In 1995, Stephen Boland sat in his government office while working as the macroeconomic planner for the Pacific microstate of Tuvalu when the fax machine whirred to life. On its thermal paper, it printed a message that would later amount to a winning lottery ticket.
The message was a dispatch informing Tuvalu it had been assigned a country code top-level domain – the string of characters at the end of a URL, like .com or .org – for its Internet addresses. The domain for Tuvalu happened to be “.tv,” the worldwide metonym for broadcast entertainment. At the time, the ultimate significance of the designation was not clear to Boland, nor the others in the office. They had a more pressing question.
“We were all sitting around looking at this fax,” Boland said. “People were talking about ‘dot TV’ … and we’re going, ‘what the hell is this Internet thing?'”
Nearly 25 years later, the internet’s full power remains relatively unknown to many people on the island, but its evolution has made Tuvalu’s .tv domain one of its most valuable resources. Thanks to the rise of livestreamed programming and competitive video gaming, Tuvalu earns about 1/12th of its annual gross national income (GNI) from licensing its domain to tech giants like Amazon-owned streaming platform Twitch through the Virginia-based company Verisign. And in 2021, when Tuvalu’s contract with Verisign expires, that percentage figures to push significantly higher.
Masters of a valuable domain
Located halfway between Hawaii and Australia, Tuvalu is a chain of coral atolls and reef islands with a population of about 11,000. Before gaining independence from the United Kingdom in 1978, Tuvalu was part of Britain’s Gilbert and Ellice Islands protectorate. Tuvalu’s capital island, Funafuti, is an 11-mile crescent of coral encircling a 106-square-mile lagoon. There is one airport, one bank, one hospital and one road that spans the length of the atoll. No matter where one stands on the atoll, it’s possible to see across the entire island with ease.
Tuvalu’s fishing industry and limited agriculture does not yield enough food to support the population of the microstate, which subsists primarily on imported goods. Despite this imbalance in food production, the quality of life in Tuvalu is relatively high. Compulsory public education has brought the nation’s adult literacy rate up to nearly 99%, and the World Bank classifies Tuvalu as an upper-middle-income economy, with its territorial fishing rights accounting for the biggest chunk of its GNI at an estimated $19 million in license fees in 2018. But another sizable portion stems directly from its licensing of its .tv URL suffix, thanks to the recent surge in streaming sites. As sites utilizing .tv grow in prominence, Tuvalu’s domain on the web may eventually supersede that of its seas.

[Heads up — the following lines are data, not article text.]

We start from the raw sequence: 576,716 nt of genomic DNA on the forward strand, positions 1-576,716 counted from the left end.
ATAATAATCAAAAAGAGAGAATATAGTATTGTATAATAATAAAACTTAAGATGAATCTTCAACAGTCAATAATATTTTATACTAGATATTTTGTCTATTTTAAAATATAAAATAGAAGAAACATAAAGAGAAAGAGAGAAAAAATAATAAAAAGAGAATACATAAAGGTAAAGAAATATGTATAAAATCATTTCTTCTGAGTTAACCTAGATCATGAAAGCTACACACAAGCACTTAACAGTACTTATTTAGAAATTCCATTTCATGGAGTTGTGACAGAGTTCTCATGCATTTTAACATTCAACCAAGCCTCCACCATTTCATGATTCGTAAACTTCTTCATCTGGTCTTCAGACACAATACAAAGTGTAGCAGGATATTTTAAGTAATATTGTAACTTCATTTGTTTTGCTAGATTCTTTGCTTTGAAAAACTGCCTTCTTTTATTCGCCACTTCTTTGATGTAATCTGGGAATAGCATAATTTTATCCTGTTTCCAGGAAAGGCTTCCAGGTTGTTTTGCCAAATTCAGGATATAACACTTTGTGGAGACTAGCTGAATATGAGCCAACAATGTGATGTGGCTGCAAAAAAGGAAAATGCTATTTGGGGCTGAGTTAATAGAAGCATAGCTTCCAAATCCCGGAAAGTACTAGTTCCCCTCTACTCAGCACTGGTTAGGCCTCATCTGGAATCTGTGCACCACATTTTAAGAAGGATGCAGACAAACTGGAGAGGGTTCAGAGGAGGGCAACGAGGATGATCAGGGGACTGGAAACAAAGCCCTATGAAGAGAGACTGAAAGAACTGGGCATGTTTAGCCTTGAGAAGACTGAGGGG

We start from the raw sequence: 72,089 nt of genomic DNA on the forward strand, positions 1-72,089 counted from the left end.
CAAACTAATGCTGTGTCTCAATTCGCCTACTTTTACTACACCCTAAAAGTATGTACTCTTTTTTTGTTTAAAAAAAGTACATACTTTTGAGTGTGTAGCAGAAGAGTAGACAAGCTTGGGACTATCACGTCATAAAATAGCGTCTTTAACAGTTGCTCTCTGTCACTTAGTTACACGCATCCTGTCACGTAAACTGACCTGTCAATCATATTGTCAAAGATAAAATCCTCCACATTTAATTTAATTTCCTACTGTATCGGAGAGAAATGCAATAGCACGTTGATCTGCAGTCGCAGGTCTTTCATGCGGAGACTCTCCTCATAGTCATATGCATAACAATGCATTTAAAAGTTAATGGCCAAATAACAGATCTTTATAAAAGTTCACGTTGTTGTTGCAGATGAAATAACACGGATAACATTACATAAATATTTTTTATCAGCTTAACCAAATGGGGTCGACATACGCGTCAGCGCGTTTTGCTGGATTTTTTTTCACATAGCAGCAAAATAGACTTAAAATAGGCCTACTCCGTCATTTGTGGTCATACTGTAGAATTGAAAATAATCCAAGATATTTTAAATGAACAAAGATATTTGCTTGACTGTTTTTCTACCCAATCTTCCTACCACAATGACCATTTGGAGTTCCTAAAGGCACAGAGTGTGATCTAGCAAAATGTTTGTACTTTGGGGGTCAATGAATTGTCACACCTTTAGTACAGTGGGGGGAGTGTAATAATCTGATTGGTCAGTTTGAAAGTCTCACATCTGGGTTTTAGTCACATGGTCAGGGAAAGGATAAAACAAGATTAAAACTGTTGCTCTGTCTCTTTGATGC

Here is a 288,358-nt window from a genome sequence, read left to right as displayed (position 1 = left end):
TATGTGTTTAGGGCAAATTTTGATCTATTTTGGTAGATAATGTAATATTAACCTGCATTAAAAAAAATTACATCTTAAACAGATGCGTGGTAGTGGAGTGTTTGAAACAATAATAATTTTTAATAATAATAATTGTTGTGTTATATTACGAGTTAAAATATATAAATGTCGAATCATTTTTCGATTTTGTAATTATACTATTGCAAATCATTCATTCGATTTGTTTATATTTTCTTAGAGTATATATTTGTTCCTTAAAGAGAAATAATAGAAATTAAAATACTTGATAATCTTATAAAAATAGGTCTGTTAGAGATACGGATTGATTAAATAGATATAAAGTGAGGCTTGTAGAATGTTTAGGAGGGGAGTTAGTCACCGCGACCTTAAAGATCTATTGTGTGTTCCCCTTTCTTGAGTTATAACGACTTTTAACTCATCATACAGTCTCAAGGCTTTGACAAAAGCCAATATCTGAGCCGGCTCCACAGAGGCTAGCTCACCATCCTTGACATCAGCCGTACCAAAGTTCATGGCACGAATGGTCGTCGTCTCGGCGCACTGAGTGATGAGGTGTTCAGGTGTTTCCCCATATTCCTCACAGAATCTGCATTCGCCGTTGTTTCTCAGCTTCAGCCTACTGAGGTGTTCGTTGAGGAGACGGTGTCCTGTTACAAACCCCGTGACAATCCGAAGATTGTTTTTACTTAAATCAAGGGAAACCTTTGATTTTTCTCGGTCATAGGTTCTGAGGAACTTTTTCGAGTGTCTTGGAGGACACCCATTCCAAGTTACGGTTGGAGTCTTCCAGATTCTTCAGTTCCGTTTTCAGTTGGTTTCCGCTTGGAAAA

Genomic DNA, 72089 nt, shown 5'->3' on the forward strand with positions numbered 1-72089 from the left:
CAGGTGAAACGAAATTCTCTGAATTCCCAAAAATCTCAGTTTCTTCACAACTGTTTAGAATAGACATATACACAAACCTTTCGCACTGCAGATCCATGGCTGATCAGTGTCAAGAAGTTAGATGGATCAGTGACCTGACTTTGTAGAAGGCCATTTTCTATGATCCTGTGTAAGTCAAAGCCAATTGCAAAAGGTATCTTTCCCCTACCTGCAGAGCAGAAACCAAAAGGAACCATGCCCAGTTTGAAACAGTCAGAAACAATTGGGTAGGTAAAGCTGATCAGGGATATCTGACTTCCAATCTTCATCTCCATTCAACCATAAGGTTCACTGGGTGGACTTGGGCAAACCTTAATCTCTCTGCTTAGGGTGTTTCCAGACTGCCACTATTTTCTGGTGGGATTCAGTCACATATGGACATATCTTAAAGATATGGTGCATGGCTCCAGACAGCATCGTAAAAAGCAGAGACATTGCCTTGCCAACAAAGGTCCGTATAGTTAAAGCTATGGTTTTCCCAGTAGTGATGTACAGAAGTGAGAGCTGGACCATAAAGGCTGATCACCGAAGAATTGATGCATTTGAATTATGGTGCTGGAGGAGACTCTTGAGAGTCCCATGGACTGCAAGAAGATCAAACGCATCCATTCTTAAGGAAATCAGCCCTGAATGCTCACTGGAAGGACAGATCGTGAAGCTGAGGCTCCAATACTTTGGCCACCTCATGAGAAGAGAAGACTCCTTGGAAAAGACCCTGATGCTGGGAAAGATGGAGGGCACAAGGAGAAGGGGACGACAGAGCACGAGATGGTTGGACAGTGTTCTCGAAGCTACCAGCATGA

Few Tuvaluans are able to access the streaming services powered by .tv. The nation’s Internet, though widely accessible, is limited to a satellite connection with reduced streaming capacity. However, with more than 140 million people around the world consuming content via Twitch.tv and other streaming platforms, the monetary benefits have helped Tuvalu in more tangible ways than entertainment. (Twitch is owned by Amazon, whose CEO, Jeff Bezos, owns The Washington Post.)
“[.tv] has provided a certain, sure income,” said Seve Paeniu, Tuvalu’s Minister of Finance. “It enables the government to provide essential services to its people through providing schooling and education for the kids, providing medical services to our people, and also in terms of improving the basic economic infrastructure and service delivery to our communities.”
To monetize .tv, the government of Tuvalu has negotiated a series of agreements allowing foreign companies to market the top-level domain for commercial use. Under the current deal, signed in 2011, Virginia-based network infrastructure firm Verisign pays Tuvalu around $5 million per year for the right to administer .tv. For a nation whose annual domestic revenues tend to hover around $60 million, this is a substantial benefit.
The agreement with Verisign expires in 2021, opening the door for a renegotiation between Tuvalu and Verisign. With the perceived value of .tv buoyed by the success of Twitch.tv and other platforms – thanks to a sustained and substantial increase in esports and video game streaming – an updated agreement could be a bonanza for Tuvalu.
The .tv domain has been a useful asset for Verisign as well. As a registry, Verisign is essentially a wholesaler of domain names. It creates domain name extensions, sets the rules for those domain names and accredits retailers – registrars such as GoDaddy or Dynadot – to sell domain name registrations directly to consumers. It’s difficult to calculate exactly how much Verisign profits from its control of .tv each year, but a look at some of the numbers involved provides an idea of the bigger picture.
Verisign has not made public the exact number of registered .tv URLs. DomainTools lists 500,700 .tv sites, while Domain Name Stat sets the number at 470,102. Both of these figures are, at best, estimates based on a tally of visible sites rather than total registered domains.